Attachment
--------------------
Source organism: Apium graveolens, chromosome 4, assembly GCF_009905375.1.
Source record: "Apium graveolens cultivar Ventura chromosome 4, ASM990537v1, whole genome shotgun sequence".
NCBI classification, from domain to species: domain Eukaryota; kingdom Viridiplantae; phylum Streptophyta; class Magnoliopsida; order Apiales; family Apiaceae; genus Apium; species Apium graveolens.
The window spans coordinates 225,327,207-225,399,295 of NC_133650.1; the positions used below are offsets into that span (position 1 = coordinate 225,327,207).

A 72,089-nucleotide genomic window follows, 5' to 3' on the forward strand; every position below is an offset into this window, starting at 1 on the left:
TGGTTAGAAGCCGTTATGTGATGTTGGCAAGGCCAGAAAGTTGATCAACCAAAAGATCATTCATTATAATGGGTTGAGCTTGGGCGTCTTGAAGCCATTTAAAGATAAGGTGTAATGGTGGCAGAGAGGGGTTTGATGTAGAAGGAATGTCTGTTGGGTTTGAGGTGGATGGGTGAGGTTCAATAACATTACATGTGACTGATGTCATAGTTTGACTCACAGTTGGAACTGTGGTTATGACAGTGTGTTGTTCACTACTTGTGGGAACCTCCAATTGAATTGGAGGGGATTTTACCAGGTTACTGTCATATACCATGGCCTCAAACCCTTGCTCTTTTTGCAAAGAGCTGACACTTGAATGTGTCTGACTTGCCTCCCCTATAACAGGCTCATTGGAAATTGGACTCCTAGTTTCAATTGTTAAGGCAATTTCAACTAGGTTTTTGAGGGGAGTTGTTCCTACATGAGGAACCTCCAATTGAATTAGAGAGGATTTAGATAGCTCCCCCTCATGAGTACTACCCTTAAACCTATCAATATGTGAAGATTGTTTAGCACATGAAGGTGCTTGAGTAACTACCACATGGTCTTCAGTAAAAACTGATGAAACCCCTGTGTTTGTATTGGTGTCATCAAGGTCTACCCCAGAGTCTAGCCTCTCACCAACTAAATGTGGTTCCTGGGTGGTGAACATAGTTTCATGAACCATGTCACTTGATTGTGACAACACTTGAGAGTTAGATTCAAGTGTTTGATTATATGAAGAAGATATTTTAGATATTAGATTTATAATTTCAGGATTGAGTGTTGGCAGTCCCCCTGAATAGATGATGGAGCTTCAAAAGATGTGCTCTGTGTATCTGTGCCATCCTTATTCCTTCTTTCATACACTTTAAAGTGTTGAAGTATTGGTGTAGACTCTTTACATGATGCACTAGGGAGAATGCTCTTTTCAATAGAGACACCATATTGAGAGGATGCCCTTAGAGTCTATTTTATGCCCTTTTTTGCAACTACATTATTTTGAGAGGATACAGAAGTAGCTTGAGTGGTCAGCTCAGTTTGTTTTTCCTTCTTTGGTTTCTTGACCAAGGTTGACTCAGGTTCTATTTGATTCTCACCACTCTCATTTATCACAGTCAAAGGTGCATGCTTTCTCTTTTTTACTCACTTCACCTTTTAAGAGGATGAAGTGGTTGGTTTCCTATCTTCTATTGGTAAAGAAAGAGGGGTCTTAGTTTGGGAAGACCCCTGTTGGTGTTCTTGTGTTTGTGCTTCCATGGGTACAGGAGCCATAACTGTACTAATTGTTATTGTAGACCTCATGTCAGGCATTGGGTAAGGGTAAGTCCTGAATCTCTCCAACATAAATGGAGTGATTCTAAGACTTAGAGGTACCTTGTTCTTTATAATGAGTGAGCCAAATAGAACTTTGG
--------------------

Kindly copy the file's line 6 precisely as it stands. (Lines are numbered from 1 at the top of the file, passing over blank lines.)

TGGTTAGAAGCCGTTATGTGATGTTGGCAAGGCCAGAAAGTTGATCAACCAAAAGATCATTCATTATAATGGGTTGAGCTTGGGCGTCTTGAAGCCATTTAAAGATAAGGTGTAATGGTGGCAGAGAGGGGTTTGATGTAGAAGGAATGTCTGTTGGGTTTGAGGTGGATGGGTGAGGTTCAATAACATTACATGTGACTGATGTCATAGTTTGACTCACAGTTGGAACTGTGGTTATGACAGTGTGTTGTTCACTACTTGTGGGAACCTCCAATTGAATTGGAGGGGATTTTACCAGGTTACTGTCATATACCATGGCCTCAAACCCTTGCTCTTTTTGCAAAGAGCTGACACTTGAATGTGTCTGACTTGCCTCCCCTATAACAGGCTCATTGGAAATTGGACTCCTAGTTTCAATTGTTAAGGCAATTTCAACTAGGTTTTTGAGGGGAGTTGTTCCTACATGAGGAACCTCCAATTGAATTAGAGAGGATTTAGATAGCTCCCCCTCATGAGTACTACCCTTAAACCTATCAATATGTGAAGATTGTTTAGCACATGAAGGTGCTTGAGTAACTACCACATGGTCTTCAGTAAAAACTGATGAAACCCCTGTGTTTGTATTGGTGTCATCAAGGTCTACCCCAGAGTCTAGCCTCTCACCAACTAAATGTGGTTCCTGGGTGGTGAACATAGTTTCATGAACCATGTCACTTGATTGTGACAACACTTGAGAGTTAGATTCAAGTGTTTGATTATATGAAGAAGATATTTTAGATATTAGATTTATAATTTCAGGATTGAGTGTTGGCAGTCCCCCTGAATAGATGATGGAGCTTCAAAAGATGTGCTCTGTGTATCTGTGCCATCCTTATTCCTTCTTTCATACACTTTAAAGTGTTGAAGTATTGGTGTAGACTCTTTACATGATGCACTAGGGAGAATGCTCTTTTCAATAGAGACACCATATTGAGAGGATGCCCTTAGAGTCTATTTTATGCCCTTTTTTGCAACTACATTATTTTGAGAGGATACAGAAGTAGCTTGAGTGGTCAGCTCAGTTTGTTTTTCCTTCTTTGGTTTCTTGACCAAGGTTGACTCAGGTTCTATTTGATTCTCACCACTCTCATTTATCACAGTCAAAGGTGCATGCTTTCTCTTTTTTACTCACTTCACCTTTTAAGAGGATGAAGTGGTTGGTTTCCTATCTTCTATTGGTAAAGAAAGAGGGGTCTTAGTTTGGGAAGACCCCTGTTGGTGTTCTTGTGTTTGTGCTTCCATGGGTACAGGAGCCATAACTGTACTAATTGTTATTGTAGACCTCATGTCAGGCATTGGGTAAGGGTAAGTCCTGAATCTCTCCAACATAAATGGAGTGATTCTAAGACTTAGAGGTACCTTGTTCTTTATAATGAGTGAGCCAAATAGAACTTTGG